The white-tailed eagle has become a new inhabitant of the large herbivores reserve

2023 - 01 - 31

The white-tailed eagle, Europe’s largest eagle, has started to regularly appear in the large herbivores reserve, European Serengeti, in the former military training area of Milovice near Prague.

The sighting of an exceptionally large bird of prey was first reported by the visitors to the reserve. Documentary makers who are shooting a film in the reserve about local nature were first to determine that it is a white-tailed eagle. “We saw a white-tailed eagle circling at a height of eighty to one hundred metres in the eastern part of the reserve,” described Frantisek Styblo from NatureTV, a creator of nature films.

Sighting of the white-tailed eagle is another milestone for the reserve. “Even though numbers of white-tailed eagles have been on the increase in many parts of Europe in recent years, the presence of this bird of prey in the reserve is certainly a positive signal documenting the restoration of biodiversity in and around the reserve,” added Dalibor Dostal, director of the conservation organisation European Wildlife, which founded the reserve in cooperation with scientists.

Other experts also say that the return of birds of prey points to the improving condition of nature in some areas. “Thanks to long-term targeted protection and conservationist efforts, not only large ungulates but also populations of ultimate predators including wolves and white-tailed eagles, which represent an important part of functional and healthy ecosystems, are returning to the countryside,” says Martin Salek from the Institute of Vertebrate Biology of the Czech Academy of Sciences.

White-tailed eagles used to nest in the territory of the present-day Czech Republic relatively often until the 19th century. Due to their persecution by humans, however, they gradually stopped nesting in this country, with their last nesting sites ceasing to exist in the 1920s. The white-tailed eagle started returning to the Czech countryside in the 1970s. The total population of the white-tailed eagle in present-day Czechia from 1985 to 1989 was 8 to 10 pairs. “More than 150 pairs may currently be nesting in the Czech Republic. In addition, a large number of birds from northern Europe and the Baltic countries winter here as well. They find not only better climatic conditions but also enough food here,” adds Martin Salek and continues: “During winter, in particular, both adult and young birds wander up to hundreds of kilometres from their nesting sites, thus being able to visit even seemingly atypical habitats, outside areas with fairly large bodies of water such as open country, including fields and pastures.” At the same time, the Czech population totals an estimated 500 to 600 birds. This makes the white-tailed eagle the most numerous species among eagles that are found in the Czech Republic.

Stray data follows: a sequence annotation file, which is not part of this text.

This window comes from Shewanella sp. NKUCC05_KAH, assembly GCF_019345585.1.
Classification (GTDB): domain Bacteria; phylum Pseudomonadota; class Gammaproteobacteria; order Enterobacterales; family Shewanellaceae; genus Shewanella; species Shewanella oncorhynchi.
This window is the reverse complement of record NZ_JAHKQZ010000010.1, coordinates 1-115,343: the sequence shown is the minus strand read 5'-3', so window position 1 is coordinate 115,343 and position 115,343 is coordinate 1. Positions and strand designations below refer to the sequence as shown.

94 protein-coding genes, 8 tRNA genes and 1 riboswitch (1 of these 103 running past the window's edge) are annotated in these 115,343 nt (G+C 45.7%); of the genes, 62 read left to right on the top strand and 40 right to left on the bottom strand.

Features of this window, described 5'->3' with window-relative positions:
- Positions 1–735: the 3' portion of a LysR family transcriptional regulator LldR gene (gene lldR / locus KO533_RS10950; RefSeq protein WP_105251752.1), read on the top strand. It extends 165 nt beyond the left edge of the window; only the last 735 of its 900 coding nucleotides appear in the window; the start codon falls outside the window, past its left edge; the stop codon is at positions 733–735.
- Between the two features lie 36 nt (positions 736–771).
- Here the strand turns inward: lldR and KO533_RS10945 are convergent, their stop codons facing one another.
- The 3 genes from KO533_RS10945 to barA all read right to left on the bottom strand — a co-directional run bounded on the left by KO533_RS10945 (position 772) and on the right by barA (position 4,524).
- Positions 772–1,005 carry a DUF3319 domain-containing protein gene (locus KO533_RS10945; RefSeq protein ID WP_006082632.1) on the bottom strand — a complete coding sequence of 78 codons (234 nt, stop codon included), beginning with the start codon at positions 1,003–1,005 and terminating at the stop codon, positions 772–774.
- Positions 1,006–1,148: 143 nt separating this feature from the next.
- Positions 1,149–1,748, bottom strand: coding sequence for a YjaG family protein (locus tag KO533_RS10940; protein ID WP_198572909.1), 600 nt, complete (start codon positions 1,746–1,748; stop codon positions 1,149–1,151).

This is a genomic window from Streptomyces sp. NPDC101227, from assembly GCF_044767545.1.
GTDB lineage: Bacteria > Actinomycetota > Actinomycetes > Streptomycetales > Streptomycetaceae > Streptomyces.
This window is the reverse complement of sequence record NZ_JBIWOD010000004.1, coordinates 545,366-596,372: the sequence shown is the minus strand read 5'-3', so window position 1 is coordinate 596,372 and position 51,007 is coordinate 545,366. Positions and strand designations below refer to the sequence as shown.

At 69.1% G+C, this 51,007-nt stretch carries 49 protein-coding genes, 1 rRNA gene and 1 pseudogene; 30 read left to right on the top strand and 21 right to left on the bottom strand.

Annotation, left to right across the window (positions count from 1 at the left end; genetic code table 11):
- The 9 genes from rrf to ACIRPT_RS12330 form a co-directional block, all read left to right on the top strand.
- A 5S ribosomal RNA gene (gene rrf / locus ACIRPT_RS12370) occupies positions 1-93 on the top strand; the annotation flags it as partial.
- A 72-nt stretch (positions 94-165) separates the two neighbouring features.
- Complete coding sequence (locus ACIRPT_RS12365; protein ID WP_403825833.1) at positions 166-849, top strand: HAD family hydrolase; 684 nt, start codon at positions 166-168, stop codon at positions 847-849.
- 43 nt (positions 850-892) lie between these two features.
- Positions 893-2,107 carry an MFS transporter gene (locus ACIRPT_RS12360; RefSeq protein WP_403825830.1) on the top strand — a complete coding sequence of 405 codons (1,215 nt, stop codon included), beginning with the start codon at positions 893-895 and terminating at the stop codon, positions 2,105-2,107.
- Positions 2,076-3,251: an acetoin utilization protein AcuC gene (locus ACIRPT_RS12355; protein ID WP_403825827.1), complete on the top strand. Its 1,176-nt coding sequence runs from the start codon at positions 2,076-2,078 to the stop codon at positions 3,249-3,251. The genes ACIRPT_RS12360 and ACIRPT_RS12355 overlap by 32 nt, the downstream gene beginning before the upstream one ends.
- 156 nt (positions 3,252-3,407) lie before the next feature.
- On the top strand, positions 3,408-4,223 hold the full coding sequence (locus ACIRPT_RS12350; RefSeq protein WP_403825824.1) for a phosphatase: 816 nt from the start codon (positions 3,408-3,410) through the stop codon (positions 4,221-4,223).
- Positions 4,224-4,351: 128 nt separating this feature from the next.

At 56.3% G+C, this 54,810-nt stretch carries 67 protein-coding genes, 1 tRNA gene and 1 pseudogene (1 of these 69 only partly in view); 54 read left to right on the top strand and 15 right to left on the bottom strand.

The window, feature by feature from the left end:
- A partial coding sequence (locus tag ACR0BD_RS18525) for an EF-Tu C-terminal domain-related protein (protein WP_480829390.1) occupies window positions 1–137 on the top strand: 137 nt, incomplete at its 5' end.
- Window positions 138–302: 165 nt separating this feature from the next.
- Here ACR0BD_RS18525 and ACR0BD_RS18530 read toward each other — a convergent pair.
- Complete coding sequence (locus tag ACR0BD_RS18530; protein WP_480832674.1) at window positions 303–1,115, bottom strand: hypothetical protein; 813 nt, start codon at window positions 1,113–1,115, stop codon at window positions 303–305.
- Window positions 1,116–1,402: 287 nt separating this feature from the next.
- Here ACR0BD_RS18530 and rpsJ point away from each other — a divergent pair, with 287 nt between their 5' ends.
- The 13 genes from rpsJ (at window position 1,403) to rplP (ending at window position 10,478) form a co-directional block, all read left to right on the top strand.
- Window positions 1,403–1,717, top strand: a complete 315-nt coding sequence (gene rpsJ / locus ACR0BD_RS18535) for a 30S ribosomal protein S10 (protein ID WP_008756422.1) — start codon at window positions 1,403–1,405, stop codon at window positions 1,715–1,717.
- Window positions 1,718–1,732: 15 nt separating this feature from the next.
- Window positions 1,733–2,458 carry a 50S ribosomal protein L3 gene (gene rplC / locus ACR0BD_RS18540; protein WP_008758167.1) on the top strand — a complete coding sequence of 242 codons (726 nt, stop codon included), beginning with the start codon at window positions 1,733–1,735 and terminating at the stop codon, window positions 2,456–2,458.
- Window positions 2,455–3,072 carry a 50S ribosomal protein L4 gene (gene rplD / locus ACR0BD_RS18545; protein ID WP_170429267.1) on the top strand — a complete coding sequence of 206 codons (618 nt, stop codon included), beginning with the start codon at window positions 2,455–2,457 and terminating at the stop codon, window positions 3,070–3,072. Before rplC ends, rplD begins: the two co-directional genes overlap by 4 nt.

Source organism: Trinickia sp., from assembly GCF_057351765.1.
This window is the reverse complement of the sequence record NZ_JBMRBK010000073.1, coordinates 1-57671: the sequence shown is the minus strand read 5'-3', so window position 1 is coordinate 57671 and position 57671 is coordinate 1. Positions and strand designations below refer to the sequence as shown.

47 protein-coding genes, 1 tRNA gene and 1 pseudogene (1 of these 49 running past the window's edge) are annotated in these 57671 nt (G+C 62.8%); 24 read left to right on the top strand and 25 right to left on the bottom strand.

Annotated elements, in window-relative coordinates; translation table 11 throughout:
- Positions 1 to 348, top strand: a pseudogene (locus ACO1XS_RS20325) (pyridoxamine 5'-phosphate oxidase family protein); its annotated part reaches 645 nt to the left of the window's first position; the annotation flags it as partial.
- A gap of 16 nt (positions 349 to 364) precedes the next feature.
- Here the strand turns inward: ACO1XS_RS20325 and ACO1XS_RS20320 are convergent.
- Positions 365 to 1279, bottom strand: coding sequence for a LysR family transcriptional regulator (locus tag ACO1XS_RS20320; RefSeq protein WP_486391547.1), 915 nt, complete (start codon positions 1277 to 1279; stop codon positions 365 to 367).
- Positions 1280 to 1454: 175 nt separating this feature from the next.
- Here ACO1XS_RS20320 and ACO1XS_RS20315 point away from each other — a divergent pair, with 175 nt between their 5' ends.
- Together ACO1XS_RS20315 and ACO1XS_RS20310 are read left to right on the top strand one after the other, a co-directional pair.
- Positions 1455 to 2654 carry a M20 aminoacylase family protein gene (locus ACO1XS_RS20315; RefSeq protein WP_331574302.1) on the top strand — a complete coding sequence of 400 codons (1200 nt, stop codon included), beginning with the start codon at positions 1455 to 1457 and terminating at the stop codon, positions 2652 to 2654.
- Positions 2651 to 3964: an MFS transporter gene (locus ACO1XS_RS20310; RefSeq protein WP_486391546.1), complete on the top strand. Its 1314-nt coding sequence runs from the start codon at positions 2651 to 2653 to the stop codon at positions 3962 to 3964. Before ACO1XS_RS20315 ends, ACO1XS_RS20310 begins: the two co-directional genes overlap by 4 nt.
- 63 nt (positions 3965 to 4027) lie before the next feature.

“The white-tailed eagle is not a good predator. It feeds primarily on fish, but during winter a considerable part of its diet may also consist of carcasses, so it can perform the important sanitary role of a sort of health police in nature. So, visiting the Milovice reserve may provide an offering of carcasses of cloven-hoofed animals or wild boars,” describes Martin Salek.

The wingspan of white-tailed eagles is around 190 to 253 cm, but it may even reach 260 cm. The weight of a male averages 4 kg and a female, which is more massive, weighs around 5.5 kg. “The greatest risk for white-tailed eagles as well as other rare and endangered birds of prey is posed by targeted persecution by humans, especially the laying of poisoned baits,” concludes Martin Salek.

Four eagle species nest in the Czech Republic at present. Eastern imperial eagle (Aquila heliaca), lesser-spotted eagle (Aquila pomarina), golden eagle (Aquila chrysaetos), and white-tailed eagle (Haliaeetus albicilla). The greater spotted eagle (Clanga clanga) is also found in this country while migrating.

In addition to the white-tailed eagle, other birds of prey such as the red kite, black kite and Montagu’s harrier are found in the reserve for large ungulates near Milovice. Not only birds of prey but also beasts of prey thrive in the reserve. The common jackal has a stable population in the reserve, and the wolf was spotted there several years ago, too.

Photo: Profimedia

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